“That’s good news.”
This was Sicamous Fire Chief Brett Ogino’s immediate response to news that cancer coverage for firefighters has been expanded to include thyroid and pancreatic cancer.
“They’re seeing our particular business is seeing cases that represent a higher level of risk,” said Ogino. “It’s good because it also makes firefighters more aware they need to be wearing their breathing protection.”
The BC Ministry of Labour issued a media release on Tuesday, Nov. 8, stating the province is amending the Firefighters’ Occupational Disease Regulation under the Workers Compensation Act. It is adding the two cancers to the existing list of cancers and heart diseases that firefighters are at increased risk of developing. If a firefighter develops one of the 18 listed cancers after a certain period of employment, reads the release, it is presumed the cancer arose from their employment.
Firefighters will be eligible for workers’ compensation benefits without having to prove the cancer is work-related.
“It makes it so much easier for the firefighter and their family to not have to be in front of a WorkSafe BC board and argue it’s a disease that was caused by their occupation,” said Salmon Arm Fire Chief Brad Shirley. “This way… it certainly makes it easier on the firefighters, and I think they absolutely deserve that for putting their lives on the line in any community – that’s the least we can do for them, the province can do for them.”
Increasingly, health risks for firefighters are from the proliferation of chemicals used in homes, vehicles, etc., Ogino noted. “A car fire is not a car fire anymore, it’s a toxic chemical dump.”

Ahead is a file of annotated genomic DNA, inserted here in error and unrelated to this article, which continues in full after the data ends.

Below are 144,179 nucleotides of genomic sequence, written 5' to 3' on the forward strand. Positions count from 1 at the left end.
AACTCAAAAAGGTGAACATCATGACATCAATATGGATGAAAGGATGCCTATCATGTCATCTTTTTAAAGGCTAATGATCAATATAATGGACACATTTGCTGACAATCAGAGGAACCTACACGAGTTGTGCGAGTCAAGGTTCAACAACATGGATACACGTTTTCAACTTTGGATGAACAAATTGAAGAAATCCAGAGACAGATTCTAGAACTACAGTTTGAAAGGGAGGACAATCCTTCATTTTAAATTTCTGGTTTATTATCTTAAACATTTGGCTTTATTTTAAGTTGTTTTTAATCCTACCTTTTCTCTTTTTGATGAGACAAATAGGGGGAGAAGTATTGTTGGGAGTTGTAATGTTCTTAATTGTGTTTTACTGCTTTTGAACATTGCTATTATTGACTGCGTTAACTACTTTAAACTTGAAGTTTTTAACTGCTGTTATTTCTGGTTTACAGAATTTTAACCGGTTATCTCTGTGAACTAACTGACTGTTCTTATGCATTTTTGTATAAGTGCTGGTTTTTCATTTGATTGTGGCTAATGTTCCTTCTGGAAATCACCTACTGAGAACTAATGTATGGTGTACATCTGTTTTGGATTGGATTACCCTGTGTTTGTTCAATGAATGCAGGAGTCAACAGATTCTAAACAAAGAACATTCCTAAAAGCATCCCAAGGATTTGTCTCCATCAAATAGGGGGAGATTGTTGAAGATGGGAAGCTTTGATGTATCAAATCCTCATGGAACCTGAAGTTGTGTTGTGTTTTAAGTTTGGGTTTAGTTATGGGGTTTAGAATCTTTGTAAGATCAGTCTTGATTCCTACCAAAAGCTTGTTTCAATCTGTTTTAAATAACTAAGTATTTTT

Adding to this, Sean Coubrough, Deputy Regional Fire Chief, Operations Management, with the Columbia Shuswap Regional District, said house fires are considered a “hazmat call.” He explained modern furnishings in homes are burning faster, “and the chemicals being released in these fires are significantly worse than the natural fibres used to make furnishings in the past.”
“Just because of the amount of off-gassing, the way our furnishings are now made with materials using hydrocarbons, and with hydrocarbons releasing in that fire, the fires are now hotter, they burn hotter,” said Coubrough. “Instead of having your 10 minutes to get out once the fire starts, you’ve got about three or four minutes…. That’s not from when the smoke alarm goes off, that’s from when the fire starts.”
Coubrough also applauded the news regarding extended cancer coverage, calling it a step in the right direction. He said fire departments have come a long way in order to prevent cancer.
“That comes down to new materials and turnout gear, new procedures in terms of keeping that gear away from us once we’ve been inside a fire…”
Shirley said when he first joined the fire department 40 years ago, self-contained breathing apparatuses were available but weren’t used nearly as much as they are today.
“Even if we’re going into a building where we’re not sure if there’s even smoke, firefighters will have their breathing apparatus donned in anticipation they’re going to use it,” said Shirley, stressing safety is a number one priority for firefighters from the day they’re recruited, and that the use of a breathing apparatus is critical.
“We do our absolute best – our number one priority is the safety of our firefighters but unfortunately, somehow, firefighters are still developing these diseases,” said Shirley.
According to the ministry release, B.C. has recognized occupational diseases for firefighters since 2005, when the Firefighters’ Occupational Disease Regulation was established. Additional types of occupational diseases for firefighters have since been added to the act and regulation. Cervical, ovarian and penile cancers were recently added to the regulation in April 2022. Changes to the act in 2018 included firefighting as an eligible occupation in the new presumption for mental-health disorders.
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